20 July 2014 The Security Council on Sunday called for an immediate ceasefire in Gaza, as Secretary-General Ban Ki-moon met with Qatar's Emir Sheikh Tamim bin Hamad al-Thani and Palestinian President Mahmoud Abbas in Doha, the first leg of a Middle East tour which aims to end the conflict.
Following a late-night closed-door meeting, Ambassador Eugene Richard Gasana of Rwanda, which holds the Security Council's rotating presidency for July, told reporters that the Council had a “sober” meeting given the seriousness of the situation.
In elements to the press, Mr. Gasana said the members of the Council called for an immediate ceasefire and respect of international humanitarian law, including the protection of civilians.
The 15-member Council also emphasized the need to improve the humanitarian situation, including through humanitarian pauses, such as the five-hour truce brokered last week by the Secretary-General's Special Coordinator for the Middle East Peace Process, Robert Serry.
Meanwhile, Secretary-General Ban Ki-moon is in the region as part of a visit which aims to express solidarity with Israelis and Palestinians and help bring about a ceasefire.
“As I travel the region, I will continue to press for an [immediate] ceasefire – an immediate end to the Israeli military operation in Gaza and the rocket fire by Hamas and Islamic Jihad,” Mr. Ban said earlier in the day at a press conference alongside Qatari Foreign Minister Khaled al-Attiya.
He reiterated his demand that all sides respect international humanitarian law and put and stop the ongoing violence.
“While I was en route to Doha, dozens more civilians, including children, have been killed in Israeli military strikes in the Shejaiyah neighborhood in Gaza,” Mr. Ban said. “I condemn this atrocious action. Israel must exercise maximum restraint and do far more to protect civilians.”
According to media reports, at least 60 Palestinians and 13 Israeli Defence Forces were killed today in what is being called the bloodiest fighting to date in the nearly two-week offensive.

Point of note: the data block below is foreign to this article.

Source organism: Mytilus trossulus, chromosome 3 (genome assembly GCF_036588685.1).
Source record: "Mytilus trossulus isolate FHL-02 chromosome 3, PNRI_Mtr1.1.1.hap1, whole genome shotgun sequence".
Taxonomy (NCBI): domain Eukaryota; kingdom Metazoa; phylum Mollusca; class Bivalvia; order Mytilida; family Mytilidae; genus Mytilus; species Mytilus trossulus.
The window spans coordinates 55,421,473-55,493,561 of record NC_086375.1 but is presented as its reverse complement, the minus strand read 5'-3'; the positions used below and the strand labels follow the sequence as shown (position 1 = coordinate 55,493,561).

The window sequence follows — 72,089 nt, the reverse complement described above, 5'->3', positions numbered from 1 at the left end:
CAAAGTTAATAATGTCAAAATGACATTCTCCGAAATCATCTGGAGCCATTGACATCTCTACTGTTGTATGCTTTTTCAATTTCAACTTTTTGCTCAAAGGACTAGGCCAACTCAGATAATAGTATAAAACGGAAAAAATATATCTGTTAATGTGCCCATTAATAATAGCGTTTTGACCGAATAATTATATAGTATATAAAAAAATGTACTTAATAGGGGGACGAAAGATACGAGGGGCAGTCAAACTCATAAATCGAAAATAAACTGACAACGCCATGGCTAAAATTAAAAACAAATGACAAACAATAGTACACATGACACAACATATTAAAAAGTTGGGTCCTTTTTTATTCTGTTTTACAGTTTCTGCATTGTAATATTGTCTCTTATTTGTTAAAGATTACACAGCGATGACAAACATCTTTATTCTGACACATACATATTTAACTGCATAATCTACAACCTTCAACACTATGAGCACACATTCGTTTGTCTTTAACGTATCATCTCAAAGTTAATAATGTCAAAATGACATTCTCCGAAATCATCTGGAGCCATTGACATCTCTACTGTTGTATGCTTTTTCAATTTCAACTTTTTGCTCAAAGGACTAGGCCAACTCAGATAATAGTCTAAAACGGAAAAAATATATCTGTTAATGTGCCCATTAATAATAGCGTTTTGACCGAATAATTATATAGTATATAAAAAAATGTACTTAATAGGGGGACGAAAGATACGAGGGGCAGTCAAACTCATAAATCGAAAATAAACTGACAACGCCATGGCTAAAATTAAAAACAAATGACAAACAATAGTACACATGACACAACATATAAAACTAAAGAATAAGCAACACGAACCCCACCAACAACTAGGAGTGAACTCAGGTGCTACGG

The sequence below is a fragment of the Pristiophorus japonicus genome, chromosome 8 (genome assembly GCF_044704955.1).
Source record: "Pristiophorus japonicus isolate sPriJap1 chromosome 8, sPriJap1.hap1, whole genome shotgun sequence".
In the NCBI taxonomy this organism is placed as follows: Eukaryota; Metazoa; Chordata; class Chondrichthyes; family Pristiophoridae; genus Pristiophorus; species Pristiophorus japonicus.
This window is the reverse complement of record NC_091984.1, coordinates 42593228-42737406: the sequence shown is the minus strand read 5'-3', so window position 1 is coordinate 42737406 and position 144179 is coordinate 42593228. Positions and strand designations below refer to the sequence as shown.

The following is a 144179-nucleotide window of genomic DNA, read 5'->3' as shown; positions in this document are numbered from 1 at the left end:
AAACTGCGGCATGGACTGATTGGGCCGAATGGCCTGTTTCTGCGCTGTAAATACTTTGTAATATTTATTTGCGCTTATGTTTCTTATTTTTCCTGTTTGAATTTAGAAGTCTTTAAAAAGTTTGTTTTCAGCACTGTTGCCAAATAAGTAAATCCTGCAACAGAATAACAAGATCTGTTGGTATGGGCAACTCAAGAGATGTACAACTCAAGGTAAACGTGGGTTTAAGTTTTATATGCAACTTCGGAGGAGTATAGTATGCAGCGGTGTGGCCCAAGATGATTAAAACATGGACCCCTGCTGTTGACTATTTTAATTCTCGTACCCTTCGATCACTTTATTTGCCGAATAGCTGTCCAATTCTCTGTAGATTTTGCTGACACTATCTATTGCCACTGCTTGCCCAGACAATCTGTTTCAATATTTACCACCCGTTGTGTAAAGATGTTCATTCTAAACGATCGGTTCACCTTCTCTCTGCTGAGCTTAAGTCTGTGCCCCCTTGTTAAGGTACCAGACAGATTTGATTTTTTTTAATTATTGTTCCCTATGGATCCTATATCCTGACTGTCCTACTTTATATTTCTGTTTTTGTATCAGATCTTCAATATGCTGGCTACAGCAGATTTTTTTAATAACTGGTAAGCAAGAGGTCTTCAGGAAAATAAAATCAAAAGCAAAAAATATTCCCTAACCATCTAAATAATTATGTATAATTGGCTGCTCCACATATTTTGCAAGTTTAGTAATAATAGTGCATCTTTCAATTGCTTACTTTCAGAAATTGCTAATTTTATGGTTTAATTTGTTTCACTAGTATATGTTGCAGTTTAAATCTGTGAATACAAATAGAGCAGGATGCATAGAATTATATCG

The UN Relief and Works Agency for Palestine Refugees in the Near East (UNWRA) said that 81,000 displaced people had now taken refuge in 61 UNRWA shelters in Gaza.
“This figure far exceeds the number seeking refuge with us in the 2008/9 conflict and it is continuing to rise,” UNRWA spokesperson Chris Gunness said in an emailed statement.
Mr. Ban and other senior UN officials have repeatedly said that the only way to avoid the cycle of violence and the perpetual insecurity in the region can be to address the root causes of the conflict.
They have also urged a return to the negotiating table and talks for a two-State solution.
“Israelis, but also Palestinians, need to feel a sense of security,” Mr. Ban said at today's press conference. “Palestinians, but also Israelis, need to see a horizon of hope.”
The UN chief had been studying a request by Mr. Abbas which would place Palestine under an international protection system administered by the UN, according to the UN's top political official, Jeffrey Feltman.
During the press conference, Mr. Ban said that he looked forward to the meeting with Mr. Abbas which would “continue our discussions and find the way to peace.”
Mr. Ban heads next to Kuwait City, followed by Cairo, Jerusalem, Ramallah and Amman before returning to New York by the end of the week, according to his spokesperson.
Mr. Ban has said he may change his schedule to visit “some other countries wherever I need to be.”
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